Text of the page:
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GENERAL CONSIDERATIONS

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Spasticity is a commonly encountered condition that can have a devastating impact on affected patients. Lance described it as “a motor disorder characterized by a velocity-dependent increase in tonic stretch reflexes with exaggerated tendon reflexes, resulting from excitability of the stretch reflex.” It can also be defined as the constant and unwanted contractions of one or more muscle groups as a result of an injury or insult to the brain or spinal cord. The condition can be mild, with patients experiencing only minor discomfort or inconvenience, or major, with the spasticity leading to immobility and the development of contractures and pressure sores. However, clinicians must use caution when applying such descriptors of severity to muscle overactivity so as not to misrepresent their clinical impact to the patient. For example, relatively slight resistance to passive motion, evaluated as “mild” by a physician, may have a quite significant functional impact for a patient, who might describe the same phenomenon as “severe.” Even mild degrees of spasticity can impair the ability to perform basic activities of daily living, including hygiene, dressing, and toileting. In addition, spasms associated with spasticity can cause pain, interrupt sleep, negatively influence mood, and impair mobility.

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Although appropriate and timely treatment is needed to obtain optimal results, there is some evidence that spasticity is undertreated. Delayed or inadequate treatment can lead to maladaptive remodeling of the affected body part, leading to shortening of muscles and contracture of tendons or soft muscle and, ultimately, to a permanent physical deformity.

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Lance  JW: What is spasticity? Lancet 1990;335:606.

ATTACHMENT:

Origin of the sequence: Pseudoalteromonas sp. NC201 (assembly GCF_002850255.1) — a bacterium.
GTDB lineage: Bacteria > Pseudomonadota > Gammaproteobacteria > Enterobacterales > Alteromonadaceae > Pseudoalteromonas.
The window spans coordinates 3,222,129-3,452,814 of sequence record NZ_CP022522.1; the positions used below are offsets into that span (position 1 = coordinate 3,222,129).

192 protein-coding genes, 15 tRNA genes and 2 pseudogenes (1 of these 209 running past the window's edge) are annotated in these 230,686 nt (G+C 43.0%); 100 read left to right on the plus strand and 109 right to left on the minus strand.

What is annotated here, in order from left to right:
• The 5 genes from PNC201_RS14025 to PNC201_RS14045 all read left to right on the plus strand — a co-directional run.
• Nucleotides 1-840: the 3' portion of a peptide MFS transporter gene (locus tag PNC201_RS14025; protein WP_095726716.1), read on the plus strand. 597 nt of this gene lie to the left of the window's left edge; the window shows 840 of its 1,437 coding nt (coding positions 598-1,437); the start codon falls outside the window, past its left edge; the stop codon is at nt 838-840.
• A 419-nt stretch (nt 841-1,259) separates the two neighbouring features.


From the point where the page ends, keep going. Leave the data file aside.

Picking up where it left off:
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Sheean  G, McGuire  JR: Spastic hypertonia and movement disorders: Pathophysiology, clinical presentation, and quantification. PM R 2009;1:827–833.
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Stevenson  VL: Rehabilitation in practice: Spasticity management. Clin Rehabil 2010;24:293–304.

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CLINICAL FINDINGS

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Symptoms & Signs

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Pathologic changes in the central nervous system often create a constellation of symptoms or signs that encompass both positive and negative components. Weakness and loss of dexterity, the most commonly encountered negative phenomena, are relatively easy to define. Other negative signs include atrophy, fatigability, and loss of selective motor control. The positive components are more complex, with diverse pathophysiologic mechanisms. Observable phenomena include increased resistance to passive stretch, muscle–tendon hyperreflexia, clonus, co-contraction of synergistic muscle groups, and spontaneous flexor–extensor spasms. Spasticity is only one of these features, namely, a velocity-dependent increase in resistance to passive range of motion (ROM). Collectively, all of the positive signs can be called “muscle overactivity,” with the qualification that abnormal pathology extends beyond the muscle itself. Frequently, and perhaps unfortunately, the term spasticity is often applied to the entire collection of signs. Given this common practice, spasticity and muscle overactivity are used somewhat interchangeably for remainder of this chapter.

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The causes of spasticity are heterogeneous. This syndrome is usually seen in conditions that involve damage to the portion of the brain or spinal cord ...

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